Core Retirement Portfolio For The 57 Year Old

Includes: BBL, SPY, UL, VOD
by: Norman Tweed

<< Go back to the retirement portfolio for the 56 year old, 55 year old.

What does the English lion have to do with a retirement portfolio? Diversification! Once you have several U.S. stocks in your portfolio, it is time to look overseas to diversify (time waits for no one). A good place to start is England, due to the tax treaty which allows American investors to escape foreign withholding tax on English companies. Many English companies, such as Vodophone (NASDAQ:VOD), Unilever (NYSE:UL), and BHP Billiton (NYSE:BHP) have well known products in the United States such as VZ Wireless (45% owned by Vodaphone), Dove Soap & Lipton Tea, and natural resources such as metals, oil and gas.

In last week's article I discussed three U.S. companies to build the portfolio. In this week's article, I will recommend three foreign stocks for diversification. These stocks have a large moat, good dividends, and provide safety of capital. Data is from Market Edge, Zacks, Yahoo Finance, Fidelity and David Fish's CCC charts.

  1. Vodaphone (VOD)--Telecommunications sector. Vodafone Group Public Limited Company provides mobile telecommunication services worldwide. It offers mobile voice services to approximately 370 million customers; messaging services; mobile data services; fixed broadband services to approximately 6 million customers; and whole sale carrier services to approximately 40 African countries. This company has paid dividends (usually twice per year) for more than 20 years and has significantly raised them since 2000. The current yield is 5.14%. The 5-year dividend growth rate is 10.42%. (It should be noted that a special dividend + regular dividend will be announced around November 16, 2011) The current p/e is 11.57. The projected earnings per share growth rate for next year is 12.71% and 5.63% for the next 5 years.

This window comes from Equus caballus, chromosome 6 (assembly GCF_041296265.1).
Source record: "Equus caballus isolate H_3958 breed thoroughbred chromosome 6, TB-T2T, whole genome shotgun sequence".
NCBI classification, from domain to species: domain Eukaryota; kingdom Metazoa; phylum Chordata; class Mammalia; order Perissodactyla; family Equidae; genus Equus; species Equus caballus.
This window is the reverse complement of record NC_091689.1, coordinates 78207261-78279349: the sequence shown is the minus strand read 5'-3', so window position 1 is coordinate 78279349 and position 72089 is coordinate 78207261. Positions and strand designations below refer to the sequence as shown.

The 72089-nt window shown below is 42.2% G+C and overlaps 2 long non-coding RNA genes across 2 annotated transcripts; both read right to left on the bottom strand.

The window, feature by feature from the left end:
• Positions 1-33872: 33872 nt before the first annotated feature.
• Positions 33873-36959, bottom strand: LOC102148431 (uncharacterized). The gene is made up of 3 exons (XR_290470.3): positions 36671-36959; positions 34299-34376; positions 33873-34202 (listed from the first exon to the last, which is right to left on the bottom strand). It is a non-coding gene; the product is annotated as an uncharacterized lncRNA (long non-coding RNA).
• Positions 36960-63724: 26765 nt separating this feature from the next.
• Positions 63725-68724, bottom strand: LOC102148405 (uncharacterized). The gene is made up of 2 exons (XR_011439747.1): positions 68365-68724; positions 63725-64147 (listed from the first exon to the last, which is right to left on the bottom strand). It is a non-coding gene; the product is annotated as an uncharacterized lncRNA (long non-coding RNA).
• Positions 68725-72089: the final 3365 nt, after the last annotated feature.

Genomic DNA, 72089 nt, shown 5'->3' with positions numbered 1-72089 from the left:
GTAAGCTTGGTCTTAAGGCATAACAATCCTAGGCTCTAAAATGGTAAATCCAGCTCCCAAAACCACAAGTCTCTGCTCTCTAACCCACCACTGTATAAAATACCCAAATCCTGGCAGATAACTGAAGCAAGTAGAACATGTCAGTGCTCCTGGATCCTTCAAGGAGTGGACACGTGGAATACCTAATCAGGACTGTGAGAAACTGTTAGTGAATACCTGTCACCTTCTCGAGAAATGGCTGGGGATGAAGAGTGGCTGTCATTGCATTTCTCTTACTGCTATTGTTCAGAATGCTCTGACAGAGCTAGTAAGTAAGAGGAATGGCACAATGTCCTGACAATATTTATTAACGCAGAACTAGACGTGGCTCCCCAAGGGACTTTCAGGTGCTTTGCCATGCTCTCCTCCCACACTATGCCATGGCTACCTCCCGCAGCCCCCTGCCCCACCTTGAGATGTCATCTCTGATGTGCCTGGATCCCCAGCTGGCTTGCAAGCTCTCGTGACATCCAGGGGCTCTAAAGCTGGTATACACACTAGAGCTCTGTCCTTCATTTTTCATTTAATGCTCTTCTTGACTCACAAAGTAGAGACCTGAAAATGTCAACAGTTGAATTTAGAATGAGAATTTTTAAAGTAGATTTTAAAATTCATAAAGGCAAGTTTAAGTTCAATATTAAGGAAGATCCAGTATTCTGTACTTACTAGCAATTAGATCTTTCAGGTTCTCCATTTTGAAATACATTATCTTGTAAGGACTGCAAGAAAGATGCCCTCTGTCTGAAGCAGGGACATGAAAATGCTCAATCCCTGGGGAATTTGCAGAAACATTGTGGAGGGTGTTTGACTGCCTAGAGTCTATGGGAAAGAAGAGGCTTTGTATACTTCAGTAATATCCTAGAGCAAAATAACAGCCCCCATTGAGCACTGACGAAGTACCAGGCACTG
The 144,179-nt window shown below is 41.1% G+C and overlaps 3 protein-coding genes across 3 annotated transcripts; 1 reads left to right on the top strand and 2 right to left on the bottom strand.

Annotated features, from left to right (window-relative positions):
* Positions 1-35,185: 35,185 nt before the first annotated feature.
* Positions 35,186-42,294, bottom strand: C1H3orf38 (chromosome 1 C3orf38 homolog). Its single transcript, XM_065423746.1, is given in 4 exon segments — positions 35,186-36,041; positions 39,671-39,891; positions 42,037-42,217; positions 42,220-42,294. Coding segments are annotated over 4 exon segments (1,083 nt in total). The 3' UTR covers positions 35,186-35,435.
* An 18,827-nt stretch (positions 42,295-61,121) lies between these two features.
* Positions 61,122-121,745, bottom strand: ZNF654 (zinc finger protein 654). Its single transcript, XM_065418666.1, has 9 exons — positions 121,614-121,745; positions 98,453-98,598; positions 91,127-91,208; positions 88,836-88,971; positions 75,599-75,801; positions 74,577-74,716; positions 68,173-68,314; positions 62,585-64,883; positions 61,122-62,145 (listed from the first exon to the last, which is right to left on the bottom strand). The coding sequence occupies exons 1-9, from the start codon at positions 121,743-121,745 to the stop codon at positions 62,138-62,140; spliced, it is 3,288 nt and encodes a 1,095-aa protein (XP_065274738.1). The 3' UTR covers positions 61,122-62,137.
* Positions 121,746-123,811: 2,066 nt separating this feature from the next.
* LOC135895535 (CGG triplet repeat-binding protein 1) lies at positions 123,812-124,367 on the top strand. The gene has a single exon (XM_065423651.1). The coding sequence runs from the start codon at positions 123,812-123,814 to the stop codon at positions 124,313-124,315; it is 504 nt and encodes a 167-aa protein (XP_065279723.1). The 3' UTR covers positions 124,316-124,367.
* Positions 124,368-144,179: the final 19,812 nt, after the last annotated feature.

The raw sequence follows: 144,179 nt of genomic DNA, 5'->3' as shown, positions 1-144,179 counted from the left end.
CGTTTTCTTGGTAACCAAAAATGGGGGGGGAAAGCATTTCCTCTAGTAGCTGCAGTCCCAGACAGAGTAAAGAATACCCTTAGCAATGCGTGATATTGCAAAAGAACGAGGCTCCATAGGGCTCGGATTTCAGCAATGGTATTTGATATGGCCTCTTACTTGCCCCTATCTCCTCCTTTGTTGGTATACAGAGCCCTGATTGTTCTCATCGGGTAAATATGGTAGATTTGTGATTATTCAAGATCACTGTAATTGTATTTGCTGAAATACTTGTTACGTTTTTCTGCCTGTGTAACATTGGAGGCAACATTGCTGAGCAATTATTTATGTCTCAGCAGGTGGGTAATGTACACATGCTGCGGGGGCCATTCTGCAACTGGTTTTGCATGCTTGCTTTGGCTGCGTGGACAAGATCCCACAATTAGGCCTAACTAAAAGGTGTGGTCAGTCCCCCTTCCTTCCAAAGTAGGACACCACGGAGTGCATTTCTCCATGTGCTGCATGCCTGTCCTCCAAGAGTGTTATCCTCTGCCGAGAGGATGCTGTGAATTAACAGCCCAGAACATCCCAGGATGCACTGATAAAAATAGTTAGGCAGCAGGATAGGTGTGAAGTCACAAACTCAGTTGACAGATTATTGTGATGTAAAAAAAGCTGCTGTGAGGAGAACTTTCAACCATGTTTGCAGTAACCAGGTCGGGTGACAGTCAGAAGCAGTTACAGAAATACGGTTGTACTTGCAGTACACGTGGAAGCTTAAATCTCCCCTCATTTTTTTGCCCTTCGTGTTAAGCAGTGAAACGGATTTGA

2. Unilever (UL)--Consumer staples sector. Unilever PLC provides fast-moving consumer goods in Asia, Africa, Europe, and the Americas. The company offers savory, dressings, and spreads products, including soups, bouillons, sauces, snacks, mayonnaise, salad dressings, margarines, and spreads, as well as cooking products comprising liquid margarines and frozen foods under the Knorr, Hellmann's, Becel/Flora, Rama/Blue Band, Calve, Wish-Bone, Amora, Ragu, and Bertolli brand names. This Dividend Contender has 11 years of consecutive dividend increases. The current yield is 3.9%. The 5 year annual average dividend growth rate is 6.8%. The current p/e is 15.82. The projected earnings per share growth rate for next year is 7.93% and 8.25% for the next 5 years.

  3. BHP Billiton (NYSE:BBL)--Basic Materials sector. BHP Billiton Plc, together with its subsidiaries, operates as a diversified natural resources company. The company engages in the exploration, development, production, and marketing of oil and gas properties. It also involves in mining of bauxite, refining of bauxite into alumina, and smelting of alumina into aluminum metal; and mining of copper, silver, lead, zinc, molybdenum, uranium, gold, diamond, titanium, nickel, iron ore, metallurgical coal, and thermal or steaming coal. This Dividend Challenger has nine years of consecutive dividend increases. The current yield is 3.6%. The 5 year annual average dividend growth rate is 25.5%. The current p/e is 7.52. The projected earnings per share growth rate for next year is 8.4% and 13% for the next 5 years.